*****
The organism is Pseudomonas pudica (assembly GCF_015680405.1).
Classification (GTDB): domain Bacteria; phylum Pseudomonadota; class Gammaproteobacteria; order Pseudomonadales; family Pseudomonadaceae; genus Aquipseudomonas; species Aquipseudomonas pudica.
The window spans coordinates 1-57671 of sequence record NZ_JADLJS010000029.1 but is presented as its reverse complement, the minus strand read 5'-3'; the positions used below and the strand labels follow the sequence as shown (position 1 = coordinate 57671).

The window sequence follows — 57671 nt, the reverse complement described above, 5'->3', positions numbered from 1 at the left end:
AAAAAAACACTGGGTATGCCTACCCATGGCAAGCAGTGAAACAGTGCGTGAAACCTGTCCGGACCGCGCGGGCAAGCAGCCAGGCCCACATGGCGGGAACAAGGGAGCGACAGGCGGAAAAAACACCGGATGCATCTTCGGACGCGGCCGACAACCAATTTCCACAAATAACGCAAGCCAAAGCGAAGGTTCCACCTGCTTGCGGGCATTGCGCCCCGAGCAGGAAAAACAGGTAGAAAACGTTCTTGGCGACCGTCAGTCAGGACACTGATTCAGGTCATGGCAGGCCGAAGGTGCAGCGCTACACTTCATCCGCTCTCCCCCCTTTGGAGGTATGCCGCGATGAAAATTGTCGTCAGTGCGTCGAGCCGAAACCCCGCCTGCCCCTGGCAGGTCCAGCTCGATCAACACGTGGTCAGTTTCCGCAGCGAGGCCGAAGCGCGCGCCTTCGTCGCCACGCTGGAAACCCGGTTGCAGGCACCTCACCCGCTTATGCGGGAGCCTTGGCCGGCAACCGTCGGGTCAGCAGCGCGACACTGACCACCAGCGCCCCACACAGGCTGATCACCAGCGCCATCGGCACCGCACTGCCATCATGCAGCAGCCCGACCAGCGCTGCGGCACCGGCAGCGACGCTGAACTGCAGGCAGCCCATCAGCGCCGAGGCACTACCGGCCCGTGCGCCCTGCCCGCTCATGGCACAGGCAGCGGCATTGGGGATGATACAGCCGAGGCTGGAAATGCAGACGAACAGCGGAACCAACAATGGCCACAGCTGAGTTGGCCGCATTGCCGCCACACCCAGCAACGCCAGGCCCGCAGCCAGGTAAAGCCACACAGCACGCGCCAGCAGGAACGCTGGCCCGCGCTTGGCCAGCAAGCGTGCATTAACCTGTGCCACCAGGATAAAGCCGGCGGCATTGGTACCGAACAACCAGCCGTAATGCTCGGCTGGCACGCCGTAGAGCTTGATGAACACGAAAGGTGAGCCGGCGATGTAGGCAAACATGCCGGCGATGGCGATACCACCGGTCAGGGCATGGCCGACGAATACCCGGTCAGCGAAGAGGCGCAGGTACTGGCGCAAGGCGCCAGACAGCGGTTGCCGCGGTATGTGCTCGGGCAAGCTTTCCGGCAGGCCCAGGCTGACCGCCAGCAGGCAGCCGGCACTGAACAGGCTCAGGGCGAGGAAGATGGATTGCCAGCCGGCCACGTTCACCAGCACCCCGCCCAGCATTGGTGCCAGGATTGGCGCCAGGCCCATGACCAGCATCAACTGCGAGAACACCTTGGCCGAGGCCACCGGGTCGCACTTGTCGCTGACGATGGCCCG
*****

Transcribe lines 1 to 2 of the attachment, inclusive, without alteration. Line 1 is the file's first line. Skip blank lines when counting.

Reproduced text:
The organism is Pseudomonas pudica (assembly GCF_015680405.1).
Classification (GTDB): domain Bacteria; phylum Pseudomonadota; class Gammaproteobacteria; order Pseudomonadales; family Pseudomonadaceae; genus Aquipseudomonas; species Aquipseudomonas pudica.